Researcher says he has created living cells made of metal instead of carbon — and they may be evolving. br> By Bryan Nelson — Fri, Sep 16 2011 at 12:38 AM EST
Scientists trying to create artificial life generally work under the assumption that life must be carbon-based, but what if a living thing could be made from another element?
One British researcher may have proven that theory, potentially rewriting the book of life. Lee Cronin of the University of Glasgow has created lifelike cells from metal — a feat few believed feasible. The discovery opens the door to the possibility that there may be life forms in the universe not based on carbon, reports New Scientist.
Even more remarkable, Cronin has hinted that the metal-based cells may be replicating themselves and evolving.
“I am 100 percent positive that we can get evolution to work outside organic biology,” he said.
The high-functioning “cells” that Cronin has built are constructed from large polyoxometalates derived from a range of metal atoms, like tungsten. He gets them to assemble in bubbly spheres by mixing them in a specialized saline solution, and calls the resultant cell-like structures “inorganic chemical cells,” or iCHELLs.
The metallic bubbles are certainly cell-like, but are they actually alive? Cronin has made a compelling case for the comparison by constructing the iCHELLS with a number of features that make them function much as real cells do. For instance, by modifying the outer oxide structure of the bubbles so that they are porous, he has essentially built iCHELLs with membranes capable of selectively allowing chemicals in and out according to size, much as what happens with the walls of real cells.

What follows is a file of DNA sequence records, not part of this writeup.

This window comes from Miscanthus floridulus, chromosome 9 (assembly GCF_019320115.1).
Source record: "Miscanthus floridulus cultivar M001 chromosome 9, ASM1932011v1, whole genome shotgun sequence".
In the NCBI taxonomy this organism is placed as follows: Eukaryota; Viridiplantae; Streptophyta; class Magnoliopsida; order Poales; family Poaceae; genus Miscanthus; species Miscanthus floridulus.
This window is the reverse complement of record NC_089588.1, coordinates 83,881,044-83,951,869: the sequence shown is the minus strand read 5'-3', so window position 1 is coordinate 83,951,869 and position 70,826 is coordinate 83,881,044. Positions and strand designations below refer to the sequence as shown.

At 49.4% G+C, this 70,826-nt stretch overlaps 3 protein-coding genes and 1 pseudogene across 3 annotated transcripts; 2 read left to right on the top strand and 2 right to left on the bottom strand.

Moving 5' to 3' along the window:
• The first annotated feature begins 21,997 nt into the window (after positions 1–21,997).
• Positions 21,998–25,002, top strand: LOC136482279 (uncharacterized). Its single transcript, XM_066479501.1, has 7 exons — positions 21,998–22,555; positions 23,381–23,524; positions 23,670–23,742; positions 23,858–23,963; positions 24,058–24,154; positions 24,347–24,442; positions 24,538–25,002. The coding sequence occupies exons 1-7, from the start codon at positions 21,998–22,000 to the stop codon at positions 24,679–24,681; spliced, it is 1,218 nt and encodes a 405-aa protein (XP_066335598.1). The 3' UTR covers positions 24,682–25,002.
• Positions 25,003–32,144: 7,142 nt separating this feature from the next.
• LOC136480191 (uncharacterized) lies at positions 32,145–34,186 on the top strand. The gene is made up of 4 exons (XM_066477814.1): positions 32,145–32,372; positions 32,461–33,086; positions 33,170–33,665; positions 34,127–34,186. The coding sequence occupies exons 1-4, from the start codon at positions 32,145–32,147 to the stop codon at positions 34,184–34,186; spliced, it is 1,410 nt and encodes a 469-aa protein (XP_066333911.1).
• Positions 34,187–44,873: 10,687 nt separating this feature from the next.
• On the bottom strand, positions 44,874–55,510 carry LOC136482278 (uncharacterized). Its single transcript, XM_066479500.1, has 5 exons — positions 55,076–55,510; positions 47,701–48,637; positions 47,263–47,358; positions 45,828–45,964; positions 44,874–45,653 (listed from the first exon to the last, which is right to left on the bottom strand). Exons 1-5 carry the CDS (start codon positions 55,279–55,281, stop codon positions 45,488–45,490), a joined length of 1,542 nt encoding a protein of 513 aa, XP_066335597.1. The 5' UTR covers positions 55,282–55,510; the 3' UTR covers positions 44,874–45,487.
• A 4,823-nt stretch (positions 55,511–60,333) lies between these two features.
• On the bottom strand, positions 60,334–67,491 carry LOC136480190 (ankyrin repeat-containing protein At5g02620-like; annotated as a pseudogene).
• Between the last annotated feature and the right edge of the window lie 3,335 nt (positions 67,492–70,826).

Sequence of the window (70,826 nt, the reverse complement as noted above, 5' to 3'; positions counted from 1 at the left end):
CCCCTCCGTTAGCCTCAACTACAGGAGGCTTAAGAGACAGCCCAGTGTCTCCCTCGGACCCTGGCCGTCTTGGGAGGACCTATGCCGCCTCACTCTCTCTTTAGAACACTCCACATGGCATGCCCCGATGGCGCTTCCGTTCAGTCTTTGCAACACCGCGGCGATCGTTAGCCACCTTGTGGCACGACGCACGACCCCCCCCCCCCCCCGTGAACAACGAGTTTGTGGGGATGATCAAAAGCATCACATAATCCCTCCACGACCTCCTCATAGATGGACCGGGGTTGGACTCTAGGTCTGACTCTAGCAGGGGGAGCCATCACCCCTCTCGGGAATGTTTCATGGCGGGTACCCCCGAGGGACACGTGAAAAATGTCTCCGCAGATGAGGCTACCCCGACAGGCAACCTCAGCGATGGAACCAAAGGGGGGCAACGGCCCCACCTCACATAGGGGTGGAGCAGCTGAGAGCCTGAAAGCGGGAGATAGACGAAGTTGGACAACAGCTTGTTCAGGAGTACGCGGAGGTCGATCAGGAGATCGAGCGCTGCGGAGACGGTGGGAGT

Cronin’s team has also created bubbles inside of bubbles, which opens the door to the possibility of developing specialized “organelles.” Even more compelling, some of the iCHELLs are being equipped with the ability to photosynthesize. The process is still rudimentary, but by linking some oxide molecules to light sensitive dyes, the team has constructed a membrane that splits water into hydrogen ions, electrons and oxygen when illuminated — which is how photosynthesis begins in real cells.
Of course, the most compelling lifelike quality of the iCHELLs so far is their ability to evolve. Although they aren’t equipped with anything remotely resembling DNA, and therefore can’t replicate themselves in the same way that real cells do, Cronin has nevertheless managed to create some polyoxometalates that can use each other as templates to self-replicate. Furthermore, he is currently embarked on a seven-month experiment to see if iCHELLs placed in different environments will evolve.
The early results have been encouraging. “I think we have just shown the first droplets that can evolve,” Cronin hinted.
Though the idea of a strange new metal-based form of life rapidly evolving in a lab somewhere on Earth may sound ominous, the finding could forever change how life is defined. It also greatly improves the odds of life existing elsewhere in the universe, since life forms could potentially be built from any number of different elements.
The possibilities are exciting to imagine, even if Cronin’s iCHELLs eventually fall short of full-blown living cells. His research may have already blown the door off previous paradigms about the conditions necessary for life to form.
New technology from Center of Nanotechnology and Molecular Materials holds promise in thermoelectrics
When Wake Forest graduate student Corey Hewitt (Ph.D. ’13) touches a two-inch square of black fabric, a meter goes berserk. Simply by touching a small piece of Power Felt – a promising new thermoelectric device developed by a team of researchers in the Center for Nanotechnology and Molecular Materials – he has converted his body heat into an electrical current.